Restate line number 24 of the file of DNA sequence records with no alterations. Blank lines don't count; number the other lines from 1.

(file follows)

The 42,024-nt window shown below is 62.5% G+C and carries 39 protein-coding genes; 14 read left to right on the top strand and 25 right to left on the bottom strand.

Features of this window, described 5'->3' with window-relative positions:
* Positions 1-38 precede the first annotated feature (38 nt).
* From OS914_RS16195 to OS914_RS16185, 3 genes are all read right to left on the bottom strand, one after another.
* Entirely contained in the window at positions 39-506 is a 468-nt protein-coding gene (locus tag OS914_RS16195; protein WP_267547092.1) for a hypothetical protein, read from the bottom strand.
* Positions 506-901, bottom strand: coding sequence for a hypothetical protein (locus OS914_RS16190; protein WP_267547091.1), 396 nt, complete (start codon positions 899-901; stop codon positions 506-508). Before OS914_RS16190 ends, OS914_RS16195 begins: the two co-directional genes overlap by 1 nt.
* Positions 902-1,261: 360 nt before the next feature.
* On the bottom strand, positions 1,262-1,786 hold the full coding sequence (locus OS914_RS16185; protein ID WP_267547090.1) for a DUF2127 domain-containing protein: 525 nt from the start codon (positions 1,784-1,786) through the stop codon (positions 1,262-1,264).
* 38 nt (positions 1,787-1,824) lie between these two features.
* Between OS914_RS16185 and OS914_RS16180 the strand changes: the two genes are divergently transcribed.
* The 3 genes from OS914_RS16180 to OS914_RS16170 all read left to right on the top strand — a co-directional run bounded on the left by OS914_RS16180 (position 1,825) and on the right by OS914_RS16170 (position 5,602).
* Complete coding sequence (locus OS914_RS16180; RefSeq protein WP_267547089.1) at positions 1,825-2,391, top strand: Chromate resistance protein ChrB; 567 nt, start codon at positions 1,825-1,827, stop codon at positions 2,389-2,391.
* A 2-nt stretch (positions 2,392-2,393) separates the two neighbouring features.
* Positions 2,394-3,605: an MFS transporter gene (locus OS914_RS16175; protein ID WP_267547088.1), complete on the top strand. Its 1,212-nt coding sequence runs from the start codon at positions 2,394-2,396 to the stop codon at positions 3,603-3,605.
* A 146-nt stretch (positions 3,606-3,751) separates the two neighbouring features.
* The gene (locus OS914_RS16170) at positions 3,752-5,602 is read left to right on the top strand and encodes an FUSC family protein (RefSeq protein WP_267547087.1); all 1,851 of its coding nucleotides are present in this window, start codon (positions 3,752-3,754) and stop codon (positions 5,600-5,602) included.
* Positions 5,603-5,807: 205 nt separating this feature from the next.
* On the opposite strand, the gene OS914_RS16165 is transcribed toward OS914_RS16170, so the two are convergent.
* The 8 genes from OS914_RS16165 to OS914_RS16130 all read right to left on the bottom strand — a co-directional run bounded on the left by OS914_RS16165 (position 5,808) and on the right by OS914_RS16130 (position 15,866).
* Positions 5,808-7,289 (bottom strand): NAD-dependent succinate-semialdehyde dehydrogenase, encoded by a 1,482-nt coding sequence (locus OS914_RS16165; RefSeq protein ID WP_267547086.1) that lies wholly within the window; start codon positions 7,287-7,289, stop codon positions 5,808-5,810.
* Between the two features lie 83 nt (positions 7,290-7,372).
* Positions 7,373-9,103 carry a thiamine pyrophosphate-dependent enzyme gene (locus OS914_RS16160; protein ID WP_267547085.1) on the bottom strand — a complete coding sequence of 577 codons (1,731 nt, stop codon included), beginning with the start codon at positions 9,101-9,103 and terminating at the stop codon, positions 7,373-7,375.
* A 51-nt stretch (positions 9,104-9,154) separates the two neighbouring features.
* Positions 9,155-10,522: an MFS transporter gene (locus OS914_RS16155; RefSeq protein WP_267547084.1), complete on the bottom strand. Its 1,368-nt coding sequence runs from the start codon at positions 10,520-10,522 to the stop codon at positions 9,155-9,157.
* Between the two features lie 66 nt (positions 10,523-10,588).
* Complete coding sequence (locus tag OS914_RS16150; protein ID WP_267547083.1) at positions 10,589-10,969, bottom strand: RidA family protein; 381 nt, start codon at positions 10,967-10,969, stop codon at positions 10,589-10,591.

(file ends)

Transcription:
* Positions 9,155-10,522: an MFS transporter gene (locus OS914_RS16155; RefSeq protein WP_267547084.1), complete on the bottom strand. Its 1,368-nt coding sequence runs from the start codon at positions 10,520-10,522 to the stop codon at positions 9,155-9,157.